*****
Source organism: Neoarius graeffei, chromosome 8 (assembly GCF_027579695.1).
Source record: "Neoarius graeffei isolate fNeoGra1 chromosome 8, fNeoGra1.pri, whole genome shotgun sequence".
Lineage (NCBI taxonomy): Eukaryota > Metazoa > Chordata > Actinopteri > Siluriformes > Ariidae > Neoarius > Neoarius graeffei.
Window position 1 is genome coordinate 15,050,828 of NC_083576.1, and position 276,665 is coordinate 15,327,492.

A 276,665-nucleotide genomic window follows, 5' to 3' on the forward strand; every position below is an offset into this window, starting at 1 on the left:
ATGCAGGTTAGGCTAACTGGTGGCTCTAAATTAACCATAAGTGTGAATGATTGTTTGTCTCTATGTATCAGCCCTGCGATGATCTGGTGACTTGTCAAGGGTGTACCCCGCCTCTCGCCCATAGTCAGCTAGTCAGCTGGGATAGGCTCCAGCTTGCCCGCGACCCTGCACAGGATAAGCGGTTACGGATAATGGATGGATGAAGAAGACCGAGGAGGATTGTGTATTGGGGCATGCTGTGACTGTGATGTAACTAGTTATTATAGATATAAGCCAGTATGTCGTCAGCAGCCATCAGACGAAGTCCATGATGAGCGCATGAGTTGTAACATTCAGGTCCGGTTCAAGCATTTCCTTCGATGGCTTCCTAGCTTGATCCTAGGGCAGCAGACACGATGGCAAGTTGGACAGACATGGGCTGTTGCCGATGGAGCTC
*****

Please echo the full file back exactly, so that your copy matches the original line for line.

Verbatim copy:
Source organism: Neoarius graeffei, chromosome 8 (assembly GCF_027579695.1).
Source record: "Neoarius graeffei isolate fNeoGra1 chromosome 8, fNeoGra1.pri, whole genome shotgun sequence".
Lineage (NCBI taxonomy): Eukaryota > Metazoa > Chordata > Actinopteri > Siluriformes > Ariidae > Neoarius > Neoarius graeffei.
Window position 1 is genome coordinate 15,050,828 of NC_083576.1, and position 276,665 is coordinate 15,327,492.

A 276,665-nucleotide genomic window follows, 5' to 3' on the forward strand; every position below is an offset into this window, starting at 1 on the left:
ATGCAGGTTAGGCTAACTGGTGGCTCTAAATTAACCATAAGTGTGAATGATTGTTTGTCTCTATGTATCAGCCCTGCGATGATCTGGTGACTTGTCAAGGGTGTACCCCGCCTCTCGCCCATAGTCAGCTAGTCAGCTGGGATAGGCTCCAGCTTGCCCGCGACCCTGCACAGGATAAGCGGTTACGGATAATGGATGGATGAAGAAGACCGAGGAGGATTGTGTATTGGGGCATGCTGTGACTGTGATGTAACTAGTTATTATAGATATAAGCCAGTATGTCGTCAGCAGCCATCAGACGAAGTCCATGATGAGCGCATGAGTTGTAACATTCAGGTCCGGTTCAAGCATTTCCTTCGATGGCTTCCTAGCTTGATCCTAGGGCAGCAGACACGATGGCAAGTTGGACAGACATGGGCTGTTGCCGATGGAGCTC